SuburbanBushBabe, a fellow blogger, NC.com member, and long time curly friend shares her views on the ‘tween’ stages of natural hair.
A www.naturallycurly.com member started a topic about Hair Purgatory. For hypertextured 4a’s, 4b’s and beyond, that means when that pretty teeny weeny Afro (TWA) is no longer teeny enough to highlight your head shape, but not long enough to hang even partially south. It’s still too short for that but it may be flopping out in other more crazy ways. It may naturally coil. But it also may have different textures. The sides may be tighter like coffee stirrer coils. The crown may have looser coils. The front may grow more slowly than the back. One part may be coarser than another. Or one part may be shrinkier than another.
This is the time when many curlies are focused on gaining length but are still learning what products and routines work best for their hair. It is when we aspire to all those shoulder length and beyond natural looks whose photo albums we so eagerly stalk. We get so focused on our hair future because that is way easier than our hair present. And of course these SL gals never had to go through this awkward period, they just woke up one morning and were SL, right? Let’s call this Beyond the Big Chop (BC) Purgatory. It’s a tough time because depending on what you do, you can inhibit your hair’s development.
Beyond the BC hair purgatory happened to me several times over many years. It was a tough time for me — too long for the cute shape anchored by my scalp. Too short for the hang. Doing the north, east and west, but definitely no south. WTF was it doing?
- not long enough to hang but not short enough to behave.
- not long enough to pull back into a bun.
I was in this stage several times in my life and each time it felt like I was unanchored and could not see the far shore. No matter how much I patted it down it refused to behave like a TWA. It also refused to behave like it wanted to drop and hang. I went through several cycles of growing it to a certain length, losing hope, and BC’ing again. And it all happened before the curly hair product revolution I saw happen after Y2K.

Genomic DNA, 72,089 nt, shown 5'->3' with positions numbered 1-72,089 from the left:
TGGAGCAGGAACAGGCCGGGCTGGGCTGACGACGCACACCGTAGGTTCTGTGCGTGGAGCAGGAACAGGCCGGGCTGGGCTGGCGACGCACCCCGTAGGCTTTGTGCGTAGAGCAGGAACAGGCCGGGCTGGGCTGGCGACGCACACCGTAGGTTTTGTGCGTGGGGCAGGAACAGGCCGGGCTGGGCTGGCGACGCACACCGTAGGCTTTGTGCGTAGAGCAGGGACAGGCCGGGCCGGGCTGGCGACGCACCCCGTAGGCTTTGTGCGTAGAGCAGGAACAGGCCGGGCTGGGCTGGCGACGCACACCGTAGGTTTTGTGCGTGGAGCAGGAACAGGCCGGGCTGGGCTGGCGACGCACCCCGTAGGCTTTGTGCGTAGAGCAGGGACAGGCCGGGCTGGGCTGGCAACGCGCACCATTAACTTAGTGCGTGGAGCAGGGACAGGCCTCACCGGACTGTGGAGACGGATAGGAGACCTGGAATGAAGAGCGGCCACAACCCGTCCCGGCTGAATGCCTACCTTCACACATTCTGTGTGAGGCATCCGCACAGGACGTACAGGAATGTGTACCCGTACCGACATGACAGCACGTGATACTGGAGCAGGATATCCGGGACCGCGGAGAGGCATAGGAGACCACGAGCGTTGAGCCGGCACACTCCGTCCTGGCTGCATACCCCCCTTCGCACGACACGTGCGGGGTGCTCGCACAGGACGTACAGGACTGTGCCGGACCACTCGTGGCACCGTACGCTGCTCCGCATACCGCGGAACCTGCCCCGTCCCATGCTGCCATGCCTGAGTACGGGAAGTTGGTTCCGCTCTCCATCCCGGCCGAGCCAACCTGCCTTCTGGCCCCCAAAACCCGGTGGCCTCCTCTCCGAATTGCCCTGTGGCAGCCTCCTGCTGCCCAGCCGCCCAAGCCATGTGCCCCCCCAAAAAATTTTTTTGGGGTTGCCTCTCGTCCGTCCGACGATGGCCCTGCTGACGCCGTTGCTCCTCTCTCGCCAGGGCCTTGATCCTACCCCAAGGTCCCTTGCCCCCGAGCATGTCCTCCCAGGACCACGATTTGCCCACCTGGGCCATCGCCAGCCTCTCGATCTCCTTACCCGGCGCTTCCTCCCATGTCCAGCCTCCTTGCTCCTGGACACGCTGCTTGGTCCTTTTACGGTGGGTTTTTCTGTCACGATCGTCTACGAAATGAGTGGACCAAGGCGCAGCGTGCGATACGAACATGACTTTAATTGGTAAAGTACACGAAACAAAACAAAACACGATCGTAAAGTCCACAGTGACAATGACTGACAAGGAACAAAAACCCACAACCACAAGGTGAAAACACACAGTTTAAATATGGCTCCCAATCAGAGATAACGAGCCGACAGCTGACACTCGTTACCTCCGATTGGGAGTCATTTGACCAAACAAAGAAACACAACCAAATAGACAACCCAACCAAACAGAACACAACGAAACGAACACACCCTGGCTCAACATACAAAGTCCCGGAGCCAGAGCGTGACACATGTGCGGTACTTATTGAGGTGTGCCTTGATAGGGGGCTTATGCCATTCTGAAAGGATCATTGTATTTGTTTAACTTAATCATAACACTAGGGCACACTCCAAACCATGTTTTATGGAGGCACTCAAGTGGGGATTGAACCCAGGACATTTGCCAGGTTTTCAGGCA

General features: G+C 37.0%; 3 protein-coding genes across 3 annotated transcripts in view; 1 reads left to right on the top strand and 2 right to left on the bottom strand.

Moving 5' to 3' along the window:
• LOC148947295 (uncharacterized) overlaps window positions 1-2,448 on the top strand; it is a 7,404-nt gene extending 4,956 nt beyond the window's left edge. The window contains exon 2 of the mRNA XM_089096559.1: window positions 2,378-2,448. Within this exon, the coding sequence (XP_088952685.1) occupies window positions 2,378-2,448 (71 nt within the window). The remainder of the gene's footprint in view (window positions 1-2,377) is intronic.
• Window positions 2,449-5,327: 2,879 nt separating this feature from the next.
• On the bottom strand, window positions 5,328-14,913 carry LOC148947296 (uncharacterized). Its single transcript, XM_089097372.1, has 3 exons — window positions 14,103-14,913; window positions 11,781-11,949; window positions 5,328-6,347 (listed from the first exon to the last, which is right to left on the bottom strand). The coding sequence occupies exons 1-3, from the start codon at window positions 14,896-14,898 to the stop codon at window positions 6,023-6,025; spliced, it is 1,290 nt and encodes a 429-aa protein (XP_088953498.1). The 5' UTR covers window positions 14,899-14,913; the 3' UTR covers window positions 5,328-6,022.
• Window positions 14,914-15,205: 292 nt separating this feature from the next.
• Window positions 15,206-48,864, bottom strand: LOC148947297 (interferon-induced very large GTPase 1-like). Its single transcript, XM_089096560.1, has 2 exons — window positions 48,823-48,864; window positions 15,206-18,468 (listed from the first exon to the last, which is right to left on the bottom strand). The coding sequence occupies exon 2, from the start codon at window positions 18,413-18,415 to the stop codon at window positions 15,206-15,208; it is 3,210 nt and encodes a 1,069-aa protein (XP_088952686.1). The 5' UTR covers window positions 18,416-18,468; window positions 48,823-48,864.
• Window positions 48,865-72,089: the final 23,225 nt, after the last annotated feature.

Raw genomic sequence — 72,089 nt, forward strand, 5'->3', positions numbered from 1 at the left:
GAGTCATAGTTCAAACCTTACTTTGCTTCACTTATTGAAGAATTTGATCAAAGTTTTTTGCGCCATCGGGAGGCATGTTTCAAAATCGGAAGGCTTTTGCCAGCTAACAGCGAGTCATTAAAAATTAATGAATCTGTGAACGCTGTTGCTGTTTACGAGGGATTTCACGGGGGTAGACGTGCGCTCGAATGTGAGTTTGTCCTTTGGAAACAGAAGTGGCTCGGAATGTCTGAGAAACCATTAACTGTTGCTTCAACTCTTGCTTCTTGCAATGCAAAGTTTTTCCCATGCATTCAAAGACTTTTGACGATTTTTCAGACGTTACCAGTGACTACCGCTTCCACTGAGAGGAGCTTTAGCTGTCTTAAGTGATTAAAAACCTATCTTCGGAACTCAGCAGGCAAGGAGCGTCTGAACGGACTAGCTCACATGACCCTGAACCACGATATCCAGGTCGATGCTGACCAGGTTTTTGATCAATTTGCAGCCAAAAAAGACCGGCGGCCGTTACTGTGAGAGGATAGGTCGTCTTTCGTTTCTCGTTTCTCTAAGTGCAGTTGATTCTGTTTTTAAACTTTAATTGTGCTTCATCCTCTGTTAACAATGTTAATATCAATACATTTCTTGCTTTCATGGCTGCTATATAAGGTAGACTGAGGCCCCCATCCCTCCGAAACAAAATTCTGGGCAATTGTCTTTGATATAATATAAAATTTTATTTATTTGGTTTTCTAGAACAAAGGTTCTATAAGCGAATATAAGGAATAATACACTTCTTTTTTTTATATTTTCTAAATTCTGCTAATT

The first time I entered purgatory, I got it relaxed. My hair relaxed is limp and I really don’t know how to care for it. So I BC’d again.
The second time in purgatory, I got braid extensions. After I took them down I got my hair regularly trimmed, rollerset, hood dried and lightly blow dried/combed out at a neighborhood Hispanic hair salon. My hair was mid-short, thick, healthy and growing wonderfully, and I loved it when it was cared for this way. But I couldn’t afford frequent salon visits and didn’t have the attention span or skills to do it myself. And I was going through some emotional changes, so — BC.
The third time in purgatory, my hair got the Jhericurl. Dry, breaking, always damp with curl activator….BC!
Next time my post-BC hair became unmanageable, I got more braid extensions. After they came out, I went to a top stylist in my new town and he gave me a texlax and a shaping cut. It was a spot texlax, brushed on just like you brush on color in a technique called baliage. My hair looked very nice. I could wash and go in a short “natural” do–with curl activator. I got some growth, not much. I had to switch stylists and shops because he was so much in demand in the New York fashion industry.
My new stylist continued to texlax. I achieved a little more growth and the chemically induced, curl activator “hang”, but it never hit shoulder length. Then I started two-process blonde highlights over the texlax. Seven years later I had the damaged part cut off. It wasn’t a BC but very close. Still I continued to get the new growth texlaxed.
I texlaxed for 4 more years still trying for the artificial hang. I got it with curl activators, along with with very dry, dry, dry, dry hair. Every time I entered a hair salon it was “girl you need a deep treatment!” Enter Naturally Curly and my gradual (14 month) transition to natural.
- I did not trust my hair.
- I kept comparing my hair to those other, better looking heads and coming up short.
- I kept seeing my hair for what it should be, not what it was and could do in the here and now.
- I kept wanting to tame it — work against it rather than with it.
- At medium-short I tended to over-use styling products to get my hair to “behave”.
And I would have loved it, had I known how to style for it.
But what has been done to the short 4a/4b here (let’s call her Miss Spikey High Clumps) is counter-intuitive to what we length transitioners want to do with our hair. We want it to lay down at medium-short. We want it to “curl” — boing-boing curls we can measure with implements of various widths such as pencils, straws, large markers, small flashlights. We want “swang”. Miss Spikey High Clumps’ hair does none of that. But it sure looks good, at least to me.
How did Miss Spikey High Clumps get her hair that way, anyway? My best guess:
- She got it continually trimmed and cut in places for shape – note the short sides and back and the longer top.